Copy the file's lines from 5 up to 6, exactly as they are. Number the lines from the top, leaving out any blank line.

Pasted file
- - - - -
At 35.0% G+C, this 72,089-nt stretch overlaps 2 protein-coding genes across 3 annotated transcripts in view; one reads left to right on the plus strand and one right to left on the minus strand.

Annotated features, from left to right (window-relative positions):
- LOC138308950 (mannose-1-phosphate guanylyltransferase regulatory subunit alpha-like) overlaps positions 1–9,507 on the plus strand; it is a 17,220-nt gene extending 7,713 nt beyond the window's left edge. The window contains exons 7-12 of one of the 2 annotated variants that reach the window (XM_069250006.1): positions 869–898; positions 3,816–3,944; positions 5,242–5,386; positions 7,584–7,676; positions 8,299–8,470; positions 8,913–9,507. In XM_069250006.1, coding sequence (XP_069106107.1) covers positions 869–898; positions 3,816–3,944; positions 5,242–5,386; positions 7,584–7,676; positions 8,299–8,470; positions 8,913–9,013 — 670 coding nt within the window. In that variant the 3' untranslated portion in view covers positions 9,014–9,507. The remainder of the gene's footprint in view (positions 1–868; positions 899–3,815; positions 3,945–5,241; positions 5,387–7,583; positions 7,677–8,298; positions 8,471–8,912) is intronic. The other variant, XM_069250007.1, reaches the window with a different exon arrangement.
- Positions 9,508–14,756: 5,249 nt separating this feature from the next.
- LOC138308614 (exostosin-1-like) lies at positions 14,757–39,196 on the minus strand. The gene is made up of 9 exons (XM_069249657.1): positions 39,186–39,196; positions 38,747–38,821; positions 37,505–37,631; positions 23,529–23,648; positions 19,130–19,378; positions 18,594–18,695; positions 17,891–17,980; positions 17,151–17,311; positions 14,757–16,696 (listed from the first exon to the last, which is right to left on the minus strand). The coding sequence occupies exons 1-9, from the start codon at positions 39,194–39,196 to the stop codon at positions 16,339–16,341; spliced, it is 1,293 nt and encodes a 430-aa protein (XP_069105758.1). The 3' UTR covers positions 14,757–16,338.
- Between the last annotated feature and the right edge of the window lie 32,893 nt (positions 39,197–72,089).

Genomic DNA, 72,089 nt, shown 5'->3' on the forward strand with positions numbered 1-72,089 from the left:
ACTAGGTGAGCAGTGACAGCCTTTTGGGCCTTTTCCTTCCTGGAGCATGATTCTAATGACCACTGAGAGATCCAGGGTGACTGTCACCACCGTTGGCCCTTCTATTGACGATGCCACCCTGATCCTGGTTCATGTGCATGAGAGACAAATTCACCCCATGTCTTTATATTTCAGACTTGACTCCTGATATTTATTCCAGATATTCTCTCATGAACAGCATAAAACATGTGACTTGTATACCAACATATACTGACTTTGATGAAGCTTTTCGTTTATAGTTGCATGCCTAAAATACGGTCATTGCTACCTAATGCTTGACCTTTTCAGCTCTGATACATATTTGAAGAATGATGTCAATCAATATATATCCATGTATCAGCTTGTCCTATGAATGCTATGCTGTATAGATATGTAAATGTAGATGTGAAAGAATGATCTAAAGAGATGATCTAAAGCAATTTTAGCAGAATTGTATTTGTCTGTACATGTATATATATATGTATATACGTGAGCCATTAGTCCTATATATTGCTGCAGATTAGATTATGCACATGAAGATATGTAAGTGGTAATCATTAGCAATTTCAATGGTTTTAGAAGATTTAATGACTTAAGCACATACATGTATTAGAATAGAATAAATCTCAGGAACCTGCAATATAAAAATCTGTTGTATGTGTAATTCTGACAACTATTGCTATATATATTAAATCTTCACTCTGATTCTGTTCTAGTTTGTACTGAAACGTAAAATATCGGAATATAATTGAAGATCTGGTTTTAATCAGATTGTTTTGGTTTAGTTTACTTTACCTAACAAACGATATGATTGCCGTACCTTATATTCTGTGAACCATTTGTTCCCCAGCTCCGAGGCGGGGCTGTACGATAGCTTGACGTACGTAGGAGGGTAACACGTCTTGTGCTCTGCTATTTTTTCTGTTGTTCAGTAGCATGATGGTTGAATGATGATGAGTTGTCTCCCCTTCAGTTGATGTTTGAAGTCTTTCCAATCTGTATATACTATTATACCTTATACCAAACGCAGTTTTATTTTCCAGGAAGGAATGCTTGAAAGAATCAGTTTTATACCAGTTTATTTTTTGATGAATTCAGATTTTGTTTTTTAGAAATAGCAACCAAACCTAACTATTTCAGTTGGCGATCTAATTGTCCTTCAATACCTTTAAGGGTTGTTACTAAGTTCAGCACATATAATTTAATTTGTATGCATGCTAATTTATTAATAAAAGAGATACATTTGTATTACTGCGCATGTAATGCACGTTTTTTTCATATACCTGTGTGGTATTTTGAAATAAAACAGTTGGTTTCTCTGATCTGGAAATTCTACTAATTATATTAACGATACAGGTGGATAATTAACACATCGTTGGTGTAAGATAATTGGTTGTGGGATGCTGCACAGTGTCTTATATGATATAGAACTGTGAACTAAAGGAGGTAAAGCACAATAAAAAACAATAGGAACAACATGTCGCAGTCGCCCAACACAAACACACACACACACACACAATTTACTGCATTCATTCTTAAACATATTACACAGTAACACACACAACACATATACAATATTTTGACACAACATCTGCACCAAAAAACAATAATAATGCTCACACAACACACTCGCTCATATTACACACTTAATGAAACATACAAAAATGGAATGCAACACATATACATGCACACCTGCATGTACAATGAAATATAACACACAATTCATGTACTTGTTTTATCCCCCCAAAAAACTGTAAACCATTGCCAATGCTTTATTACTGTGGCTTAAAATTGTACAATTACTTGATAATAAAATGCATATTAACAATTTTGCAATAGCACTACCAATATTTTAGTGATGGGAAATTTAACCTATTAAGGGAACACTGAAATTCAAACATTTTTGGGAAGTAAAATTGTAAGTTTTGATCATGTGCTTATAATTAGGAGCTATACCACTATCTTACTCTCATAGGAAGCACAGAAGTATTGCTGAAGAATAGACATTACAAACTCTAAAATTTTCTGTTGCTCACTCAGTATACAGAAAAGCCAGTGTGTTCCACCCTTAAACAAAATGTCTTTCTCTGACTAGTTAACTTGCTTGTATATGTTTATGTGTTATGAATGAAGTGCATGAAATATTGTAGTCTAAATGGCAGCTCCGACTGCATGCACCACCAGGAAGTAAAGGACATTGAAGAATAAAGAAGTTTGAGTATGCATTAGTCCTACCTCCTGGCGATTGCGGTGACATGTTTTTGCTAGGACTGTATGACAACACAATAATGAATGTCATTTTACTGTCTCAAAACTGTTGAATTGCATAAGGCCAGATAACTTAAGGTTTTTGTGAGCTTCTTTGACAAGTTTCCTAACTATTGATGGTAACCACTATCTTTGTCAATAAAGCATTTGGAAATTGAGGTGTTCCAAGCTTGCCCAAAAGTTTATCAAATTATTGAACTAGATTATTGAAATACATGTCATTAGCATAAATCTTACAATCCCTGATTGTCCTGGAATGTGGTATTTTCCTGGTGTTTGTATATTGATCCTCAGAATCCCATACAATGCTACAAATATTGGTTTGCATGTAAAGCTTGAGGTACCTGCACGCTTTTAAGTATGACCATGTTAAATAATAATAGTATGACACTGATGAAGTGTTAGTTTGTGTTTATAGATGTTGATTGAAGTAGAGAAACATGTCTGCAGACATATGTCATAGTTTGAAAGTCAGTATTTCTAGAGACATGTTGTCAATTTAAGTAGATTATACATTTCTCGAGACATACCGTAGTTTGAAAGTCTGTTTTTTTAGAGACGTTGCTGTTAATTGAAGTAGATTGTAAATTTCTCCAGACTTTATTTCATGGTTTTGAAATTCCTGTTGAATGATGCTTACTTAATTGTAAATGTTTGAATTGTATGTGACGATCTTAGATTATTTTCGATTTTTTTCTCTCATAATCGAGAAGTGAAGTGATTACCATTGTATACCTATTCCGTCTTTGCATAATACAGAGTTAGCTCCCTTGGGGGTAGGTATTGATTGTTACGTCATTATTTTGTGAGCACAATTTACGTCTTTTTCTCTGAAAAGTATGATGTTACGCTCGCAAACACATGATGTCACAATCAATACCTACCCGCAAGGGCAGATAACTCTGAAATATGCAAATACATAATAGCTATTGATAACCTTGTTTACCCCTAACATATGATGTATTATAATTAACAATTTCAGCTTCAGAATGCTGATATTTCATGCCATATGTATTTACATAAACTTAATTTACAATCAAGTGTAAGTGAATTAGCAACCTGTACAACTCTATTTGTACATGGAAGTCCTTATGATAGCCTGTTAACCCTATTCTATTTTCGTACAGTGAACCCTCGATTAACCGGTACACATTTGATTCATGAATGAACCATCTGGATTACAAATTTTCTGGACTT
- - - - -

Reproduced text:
- LOC138308614 (exostosin-1-like) lies at positions 14,757–39,196 on the minus strand. The gene is made up of 9 exons (XM_069249657.1): positions 39,186–39,196; positions 38,747–38,821; positions 37,505–37,631; positions 23,529–23,648; positions 19,130–19,378; positions 18,594–18,695; positions 17,891–17,980; positions 17,151–17,311; positions 14,757–16,696 (listed from the first exon to the last, which is right to left on the minus strand). The coding sequence occupies exons 1-9, from the start codon at positions 39,194–39,196 to the stop codon at positions 16,339–16,341; spliced, it is 1,293 nt and encodes a 430-aa protein (XP_069105758.1). The 3' UTR covers positions 14,757–16,338.
- Between the last annotated feature and the right edge of the window lie 32,893 nt (positions 39,197–72,089).